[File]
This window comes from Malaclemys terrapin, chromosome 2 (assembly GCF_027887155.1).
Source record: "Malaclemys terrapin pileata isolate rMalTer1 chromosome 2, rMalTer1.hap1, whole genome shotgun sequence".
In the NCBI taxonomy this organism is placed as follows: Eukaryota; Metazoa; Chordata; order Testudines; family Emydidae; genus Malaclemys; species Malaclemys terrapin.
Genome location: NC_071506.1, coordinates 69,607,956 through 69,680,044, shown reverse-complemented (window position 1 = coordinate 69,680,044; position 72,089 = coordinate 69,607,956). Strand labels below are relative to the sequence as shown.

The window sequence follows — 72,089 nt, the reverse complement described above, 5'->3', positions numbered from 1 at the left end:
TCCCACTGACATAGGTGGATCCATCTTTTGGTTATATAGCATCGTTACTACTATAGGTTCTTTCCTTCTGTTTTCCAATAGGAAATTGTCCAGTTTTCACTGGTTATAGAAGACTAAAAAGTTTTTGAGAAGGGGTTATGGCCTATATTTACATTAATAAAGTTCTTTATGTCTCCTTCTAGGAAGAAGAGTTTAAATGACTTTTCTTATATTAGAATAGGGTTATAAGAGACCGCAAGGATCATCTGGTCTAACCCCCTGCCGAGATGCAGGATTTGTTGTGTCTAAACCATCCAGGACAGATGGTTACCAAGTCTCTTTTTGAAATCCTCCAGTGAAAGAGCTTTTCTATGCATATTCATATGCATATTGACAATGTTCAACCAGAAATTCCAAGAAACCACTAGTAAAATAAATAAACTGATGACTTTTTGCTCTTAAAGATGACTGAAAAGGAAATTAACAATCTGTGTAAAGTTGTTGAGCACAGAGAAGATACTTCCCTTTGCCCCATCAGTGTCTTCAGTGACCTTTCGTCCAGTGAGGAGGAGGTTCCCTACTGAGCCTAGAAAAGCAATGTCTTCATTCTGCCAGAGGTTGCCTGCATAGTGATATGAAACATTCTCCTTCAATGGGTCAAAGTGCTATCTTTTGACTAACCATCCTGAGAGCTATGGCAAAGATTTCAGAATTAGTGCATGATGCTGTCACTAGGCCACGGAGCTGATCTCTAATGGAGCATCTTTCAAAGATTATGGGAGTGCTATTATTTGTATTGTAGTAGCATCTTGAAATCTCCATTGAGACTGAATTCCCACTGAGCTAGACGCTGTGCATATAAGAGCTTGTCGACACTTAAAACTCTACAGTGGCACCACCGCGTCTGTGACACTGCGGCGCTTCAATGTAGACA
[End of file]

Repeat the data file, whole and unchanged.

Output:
This window comes from Malaclemys terrapin, chromosome 2 (assembly GCF_027887155.1).
Source record: "Malaclemys terrapin pileata isolate rMalTer1 chromosome 2, rMalTer1.hap1, whole genome shotgun sequence".
In the NCBI taxonomy this organism is placed as follows: Eukaryota; Metazoa; Chordata; order Testudines; family Emydidae; genus Malaclemys; species Malaclemys terrapin.
Genome location: NC_071506.1, coordinates 69,607,956 through 69,680,044, shown reverse-complemented (window position 1 = coordinate 69,680,044; position 72,089 = coordinate 69,607,956). Strand labels below are relative to the sequence as shown.

The window sequence follows — 72,089 nt, the reverse complement described above, 5'->3', positions numbered from 1 at the left end:
TCCCACTGACATAGGTGGATCCATCTTTTGGTTATATAGCATCGTTACTACTATAGGTTCTTTCCTTCTGTTTTCCAATAGGAAATTGTCCAGTTTTCACTGGTTATAGAAGACTAAAAAGTTTTTGAGAAGGGGTTATGGCCTATATTTACATTAATAAAGTTCTTTATGTCTCCTTCTAGGAAGAAGAGTTTAAATGACTTTTCTTATATTAGAATAGGGTTATAAGAGACCGCAAGGATCATCTGGTCTAACCCCCTGCCGAGATGCAGGATTTGTTGTGTCTAAACCATCCAGGACAGATGGTTACCAAGTCTCTTTTTGAAATCCTCCAGTGAAAGAGCTTTTCTATGCATATTCATATGCATATTGACAATGTTCAACCAGAAATTCCAAGAAACCACTAGTAAAATAAATAAACTGATGACTTTTTGCTCTTAAAGATGACTGAAAAGGAAATTAACAATCTGTGTAAAGTTGTTGAGCACAGAGAAGATACTTCCCTTTGCCCCATCAGTGTCTTCAGTGACCTTTCGTCCAGTGAGGAGGAGGTTCCCTACTGAGCCTAGAAAAGCAATGTCTTCATTCTGCCAGAGGTTGCCTGCATAGTGATATGAAACATTCTCCTTCAATGGGTCAAAGTGCTATCTTTTGACTAACCATCCTGAGAGCTATGGCAAAGATTTCAGAATTAGTGCATGATGCTGTCACTAGGCCACGGAGCTGATCTCTAATGGAGCATCTTTCAAAGATTATGGGAGTGCTATTATTTGTATTGTAGTAGCATCTTGAAATCTCCATTGAGACTGAATTCCCACTGAGCTAGACGCTGTGCATATAAGAGCTTGTCGACACTTAAAACTCTACAGTGGCACCACCGCGTCTGTGACACTGCGGCGCTTCAATGTAGACA